"Because an actor has to rely on their imagination - clearly - to do the work that they do, and also their wealth of emotions, why reinvent the wheel?" asked Collyer. "Why have her imagine situations when you could put her in them and imagine from there I researched the script over two years, and I felt like the actor should participate somewhat in the research, too, to be true to the script that I wrote.

"Most actors do that kind of research for roles that are really outside their own experience and specifically for more social realism types of movies."

The gritty authenticity in Collyer’s script is brought to life with the documentary-esque handheld camera work of director of photography Russell Fine.


Kids are alright

While Gyllenhaal was clearly more than up to the task of taking on the persona of Sherry, some of the film’s most poignant scenes are when she is acting opposite child-actor Simpkins.

Collyer doesn’t take all the credit for coaxing the arresting performance from the little girl.

"My advice [for filmmakers] is to use your actors to direct the child and not try to do it all by yourself," said Collyer of her strategy. "And turn it into a game. That’s how you get kids to respond."


Brooklyn or bust

Collyer, who grew up in central New Jersey’s Union County, is a proud Brooklyn resident after being rooted here for five years. So when "Sherrybaby" was one of the films shown at the Brooklyn Academy of Music in May’s "Sundance Institute at BAM" series, it gave her a special thrill that a Park City, Utah screening could not.

"It gave me an opportunity to show [’Sherrybaby’] to all of my friends and family, so it was cool on a personal level," said Collyer of the Fort Greene screening. "I think it started a New York buzz for the movie, for sure." Collyer secured a distributor for the film just prior to the BAM screening, and "Sherrybaby" will be released in Manhattan on Sept. 8.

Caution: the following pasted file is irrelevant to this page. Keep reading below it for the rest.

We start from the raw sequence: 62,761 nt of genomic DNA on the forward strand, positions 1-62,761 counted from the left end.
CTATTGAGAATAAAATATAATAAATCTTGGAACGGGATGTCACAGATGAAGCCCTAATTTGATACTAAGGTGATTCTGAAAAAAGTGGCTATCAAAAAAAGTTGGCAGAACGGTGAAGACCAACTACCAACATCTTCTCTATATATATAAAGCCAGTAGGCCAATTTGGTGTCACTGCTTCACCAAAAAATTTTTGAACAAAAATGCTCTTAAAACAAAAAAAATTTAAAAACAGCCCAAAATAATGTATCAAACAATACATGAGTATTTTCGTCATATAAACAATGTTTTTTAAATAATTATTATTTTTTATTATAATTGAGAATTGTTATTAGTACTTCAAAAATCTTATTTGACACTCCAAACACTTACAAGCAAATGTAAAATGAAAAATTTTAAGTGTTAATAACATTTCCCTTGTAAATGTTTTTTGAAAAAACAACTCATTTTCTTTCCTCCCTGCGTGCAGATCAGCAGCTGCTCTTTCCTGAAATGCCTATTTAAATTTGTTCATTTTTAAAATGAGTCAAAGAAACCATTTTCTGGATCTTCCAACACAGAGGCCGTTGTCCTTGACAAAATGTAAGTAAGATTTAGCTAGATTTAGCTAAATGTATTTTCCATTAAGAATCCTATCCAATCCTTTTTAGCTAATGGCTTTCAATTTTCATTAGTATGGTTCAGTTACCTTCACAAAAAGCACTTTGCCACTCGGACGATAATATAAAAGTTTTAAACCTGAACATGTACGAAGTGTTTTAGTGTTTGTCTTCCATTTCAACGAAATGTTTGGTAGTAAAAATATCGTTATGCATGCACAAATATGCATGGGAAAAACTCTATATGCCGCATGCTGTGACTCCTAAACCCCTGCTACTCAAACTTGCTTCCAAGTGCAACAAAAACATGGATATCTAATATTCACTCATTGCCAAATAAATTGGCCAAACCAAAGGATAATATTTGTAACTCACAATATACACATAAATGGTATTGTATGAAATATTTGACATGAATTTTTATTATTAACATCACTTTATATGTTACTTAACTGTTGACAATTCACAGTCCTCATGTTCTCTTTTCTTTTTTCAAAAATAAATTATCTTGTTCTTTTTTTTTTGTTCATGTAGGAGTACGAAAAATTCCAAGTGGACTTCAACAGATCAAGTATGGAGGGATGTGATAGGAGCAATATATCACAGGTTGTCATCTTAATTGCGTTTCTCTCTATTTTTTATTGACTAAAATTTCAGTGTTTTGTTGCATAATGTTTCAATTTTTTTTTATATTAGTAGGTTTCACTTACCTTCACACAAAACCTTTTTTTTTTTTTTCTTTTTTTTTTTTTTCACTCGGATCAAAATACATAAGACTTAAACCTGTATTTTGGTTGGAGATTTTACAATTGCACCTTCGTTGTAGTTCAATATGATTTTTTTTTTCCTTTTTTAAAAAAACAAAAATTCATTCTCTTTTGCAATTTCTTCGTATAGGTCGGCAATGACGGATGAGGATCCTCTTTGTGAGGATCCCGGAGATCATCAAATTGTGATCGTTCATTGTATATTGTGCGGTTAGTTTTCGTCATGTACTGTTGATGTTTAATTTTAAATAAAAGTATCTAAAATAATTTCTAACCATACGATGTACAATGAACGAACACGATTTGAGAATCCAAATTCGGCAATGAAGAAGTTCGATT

While Collyer said, "I hope to stay in Brooklyn forever," she observed that the borough is getting prohibitively expensive for this up-and-coming filmmaker and her family.


What’s next?

Although she’s still busy promoting "Sherrybaby," Collyer said she’s eager to get behind the camera again and has several irons in the fire.

"I’m not taking a break," she said. "I want to start making a movie as soon as possible."

While "Nuyorican Dream" and "Sherrybaby" centered on somber themes, Collyer says she’ll be going in a new direction on her next film.

"I think the next one will be somewhat of a departure, actually," she revealed. "No more drugs or prison," said Collyer with a laugh. "I think I’ve done that story."

 

"Sherrybaby" opens Sept. 8 at Lincoln Plaza Cinemas [Broadway at 63rd Street in Manhattan, (212) 757-0359] and Sunshine Cinema [139-143 East Houston St. between first and second avenues in Manhattan, (212) 330-8182]. For screening times and ticket prices, call the theaters.

Updated 4:00 pm, November 10, 2010